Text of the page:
The book is thus immediate and nostalgic. In moments where newspaper clippings are reproduced to scale, it’s almost as if we’ve entered into a present-past, reading about the 13th Floor Elevators the morning after one of their gigs in Texas in the 1960s, or examining police photos in the aftermath. It all produces a distinct atemporality—a sense of being lost in time—that seems fitting for the Elevators. In his introduction to A Visual History, Jon Savage occasionally uses the present tense, describing the band as if they’re still with us (“the group is . . .”/ “the musicians are . . .”), underscoring the power of this archive of seemingly ephemeral materials.
Leafing through the book, you might even think you’ve purchased a volume of rare 13th Floor Elevators memorabilia—handbills, receipts, advertising posters, etc., all complete with the evidence of their physical handling over the years. Full-page, full-colour advertisements for Elevators shows appear throughout the pages. At times, the reader almost feels as though she’s holding a scrapbook containing some of the most exciting Austin music ephemera one might hope to find. Some of the black and white photos are even reproduced in such a way as to show the yellowed tape that once held them to paper not so different from the physical pages of the book in our hands. A few of those pages even feature large areas of white space, as if inviting the reader to contribute to the archive, or asking the reader to consider the mementos that were lost along the way.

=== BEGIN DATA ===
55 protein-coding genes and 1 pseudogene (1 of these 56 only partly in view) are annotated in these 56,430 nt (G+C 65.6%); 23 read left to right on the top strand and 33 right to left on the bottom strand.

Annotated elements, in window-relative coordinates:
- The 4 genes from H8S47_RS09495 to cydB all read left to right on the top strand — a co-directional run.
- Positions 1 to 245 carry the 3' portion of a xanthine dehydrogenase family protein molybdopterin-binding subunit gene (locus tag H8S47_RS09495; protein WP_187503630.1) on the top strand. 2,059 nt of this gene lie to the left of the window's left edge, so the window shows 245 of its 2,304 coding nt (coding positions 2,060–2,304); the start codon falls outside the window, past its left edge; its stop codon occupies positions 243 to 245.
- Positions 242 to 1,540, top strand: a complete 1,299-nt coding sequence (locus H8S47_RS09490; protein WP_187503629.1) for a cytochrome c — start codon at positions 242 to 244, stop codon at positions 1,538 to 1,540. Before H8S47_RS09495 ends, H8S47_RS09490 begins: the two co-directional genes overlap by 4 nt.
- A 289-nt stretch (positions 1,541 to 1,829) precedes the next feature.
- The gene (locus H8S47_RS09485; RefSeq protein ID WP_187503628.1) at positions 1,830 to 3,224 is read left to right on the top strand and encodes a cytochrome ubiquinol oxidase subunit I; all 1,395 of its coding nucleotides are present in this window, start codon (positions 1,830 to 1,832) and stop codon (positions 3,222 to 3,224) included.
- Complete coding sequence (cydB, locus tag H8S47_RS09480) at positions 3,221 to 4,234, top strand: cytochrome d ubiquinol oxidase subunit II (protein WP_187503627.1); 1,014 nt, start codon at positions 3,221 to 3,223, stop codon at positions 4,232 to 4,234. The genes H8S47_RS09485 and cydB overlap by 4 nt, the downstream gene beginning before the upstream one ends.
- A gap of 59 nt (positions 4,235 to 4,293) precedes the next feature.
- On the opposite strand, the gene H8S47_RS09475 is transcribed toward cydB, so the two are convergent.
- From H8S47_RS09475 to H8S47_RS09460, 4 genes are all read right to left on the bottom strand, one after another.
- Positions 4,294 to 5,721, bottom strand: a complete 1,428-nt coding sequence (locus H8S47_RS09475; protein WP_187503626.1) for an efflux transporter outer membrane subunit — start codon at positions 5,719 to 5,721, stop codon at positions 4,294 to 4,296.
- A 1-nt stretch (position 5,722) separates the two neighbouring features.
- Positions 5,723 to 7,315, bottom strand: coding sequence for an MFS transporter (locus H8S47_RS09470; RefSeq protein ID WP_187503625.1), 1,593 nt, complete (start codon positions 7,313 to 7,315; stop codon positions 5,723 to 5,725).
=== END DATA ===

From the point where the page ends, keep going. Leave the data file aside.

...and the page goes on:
The notion of viewer engagement in A Visual History hearkens back to the way in which listeners sought participation in and connection to Roky’s music—everyone, it seems, has their own 13th Floor Elevators story. Just as the reader is invited to play a role in the creation of Drummond’s visual history of the band, listeners often took an active role in imagining that the Elevators’ “You’re Gonna Miss Me” was about them. As Drummond explains of the song, Roky’s “high school sweethearts have dreamt the lyrics were about them,” and “[h]is family, meanwhile, imagined the song to be about them.”
Circling back to the visual focus of the book: A Visual History is also cinematic, a love letter of sorts to the materiality of film form. The beginning contains “CAST OF CHARACTERS” pages, like a film script. These pages introduce readers to the idea that they’re about to enter into a book that’s much more than a textual retelling. The chapter dividers also underscore the links between film and memory. They’re full-page black sheets with titles at their center, recalling silent cinema title cards. Those pages are “marred” by light leaks and minor scratches, as if we’re watching the flickering intertitles on 16mm film. At a moment when so many digital tools exist to recreate that sense of the past (from Instagram filters to Super 8 apps), Drummond’s book is doing something more authentic, reproducing those visual aspects of film in the medium of the physical book. He gives us an almost synesthetic opportunity to recall the pleasures of cinema and music through an object you can hold in your hands.
Simply put, this is a gorgeous book and should be of interest to anyone who welcomes aesthetic pleasures. But A Visual History should also spark an immediate attraction for a much wider variety of readers—from fans of the 13th Floor Elevators and those interested in learning more about a hugely influential American band, to collectors young and old intrigued by how music ephemera can shape our understanding of music history.
Paul Drummond compiled a playlist of alternate takes and other rarities to celebrate the book’s release, which you can find here.
Audrey J. Golden is a literature and film professor who lives in Brooklyn, New York. You can follow her on Twitter and Instagram, and you can check out her personal website to learn more about her writing and her archive of books, records, and ephemera.